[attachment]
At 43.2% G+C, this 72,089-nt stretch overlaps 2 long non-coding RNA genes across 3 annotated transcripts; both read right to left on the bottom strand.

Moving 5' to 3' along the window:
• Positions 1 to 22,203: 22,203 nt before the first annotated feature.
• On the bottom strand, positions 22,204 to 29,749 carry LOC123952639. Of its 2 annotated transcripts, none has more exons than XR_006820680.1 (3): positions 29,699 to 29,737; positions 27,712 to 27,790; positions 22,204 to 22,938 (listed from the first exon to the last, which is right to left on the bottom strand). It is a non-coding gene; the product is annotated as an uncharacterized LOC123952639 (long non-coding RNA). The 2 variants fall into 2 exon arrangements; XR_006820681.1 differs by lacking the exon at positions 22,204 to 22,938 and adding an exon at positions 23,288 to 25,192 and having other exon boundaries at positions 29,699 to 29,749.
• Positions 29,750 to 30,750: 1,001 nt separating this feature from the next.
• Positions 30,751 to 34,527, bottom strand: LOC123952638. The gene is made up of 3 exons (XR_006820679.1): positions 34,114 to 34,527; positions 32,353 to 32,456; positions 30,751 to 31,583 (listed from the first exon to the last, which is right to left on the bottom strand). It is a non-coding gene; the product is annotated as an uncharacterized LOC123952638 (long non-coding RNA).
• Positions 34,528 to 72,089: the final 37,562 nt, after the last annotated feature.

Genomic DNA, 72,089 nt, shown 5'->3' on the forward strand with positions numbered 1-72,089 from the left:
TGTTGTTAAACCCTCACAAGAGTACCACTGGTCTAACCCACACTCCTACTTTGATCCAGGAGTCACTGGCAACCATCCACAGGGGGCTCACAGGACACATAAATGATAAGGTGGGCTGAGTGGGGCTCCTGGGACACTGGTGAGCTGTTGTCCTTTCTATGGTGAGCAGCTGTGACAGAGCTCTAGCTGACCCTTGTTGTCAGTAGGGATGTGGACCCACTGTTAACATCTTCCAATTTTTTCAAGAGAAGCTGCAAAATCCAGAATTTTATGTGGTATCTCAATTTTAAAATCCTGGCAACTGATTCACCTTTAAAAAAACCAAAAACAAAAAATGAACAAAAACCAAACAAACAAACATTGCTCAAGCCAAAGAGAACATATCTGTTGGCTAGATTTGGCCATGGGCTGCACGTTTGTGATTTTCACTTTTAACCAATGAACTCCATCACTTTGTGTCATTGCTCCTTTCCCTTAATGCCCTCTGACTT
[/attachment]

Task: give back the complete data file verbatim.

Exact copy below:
At 43.2% G+C, this 72,089-nt stretch overlaps 2 long non-coding RNA genes across 3 annotated transcripts; both read right to left on the bottom strand.

Moving 5' to 3' along the window:
• Positions 1 to 22,203: 22,203 nt before the first annotated feature.
• On the bottom strand, positions 22,204 to 29,749 carry LOC123952639. Of its 2 annotated transcripts, none has more exons than XR_006820680.1 (3): positions 29,699 to 29,737; positions 27,712 to 27,790; positions 22,204 to 22,938 (listed from the first exon to the last, which is right to left on the bottom strand). It is a non-coding gene; the product is annotated as an uncharacterized LOC123952639 (long non-coding RNA). The 2 variants fall into 2 exon arrangements; XR_006820681.1 differs by lacking the exon at positions 22,204 to 22,938 and adding an exon at positions 23,288 to 25,192 and having other exon boundaries at positions 29,699 to 29,749.
• Positions 29,750 to 30,750: 1,001 nt separating this feature from the next.
• Positions 30,751 to 34,527, bottom strand: LOC123952638. The gene is made up of 3 exons (XR_006820679.1): positions 34,114 to 34,527; positions 32,353 to 32,456; positions 30,751 to 31,583 (listed from the first exon to the last, which is right to left on the bottom strand). It is a non-coding gene; the product is annotated as an uncharacterized LOC123952638 (long non-coding RNA).
• Positions 34,528 to 72,089: the final 37,562 nt, after the last annotated feature.

Genomic DNA, 72,089 nt, shown 5'->3' on the forward strand with positions numbered 1-72,089 from the left:
TGTTGTTAAACCCTCACAAGAGTACCACTGGTCTAACCCACACTCCTACTTTGATCCAGGAGTCACTGGCAACCATCCACAGGGGGCTCACAGGACACATAAATGATAAGGTGGGCTGAGTGGGGCTCCTGGGACACTGGTGAGCTGTTGTCCTTTCTATGGTGAGCAGCTGTGACAGAGCTCTAGCTGACCCTTGTTGTCAGTAGGGATGTGGACCCACTGTTAACATCTTCCAATTTTTTCAAGAGAAGCTGCAAAATCCAGAATTTTATGTGGTATCTCAATTTTAAAATCCTGGCAACTGATTCACCTTTAAAAAAACCAAAAACAAAAAATGAACAAAAACCAAACAAACAAACATTGCTCAAGCCAAAGAGAACATATCTGTTGGCTAGATTTGGCCATGGGCTGCACGTTTGTGATTTTCACTTTTAACCAATGAACTCCATCACTTTGTGTCATTGCTCCTTTCCCTTAATGCCCTCTGACTT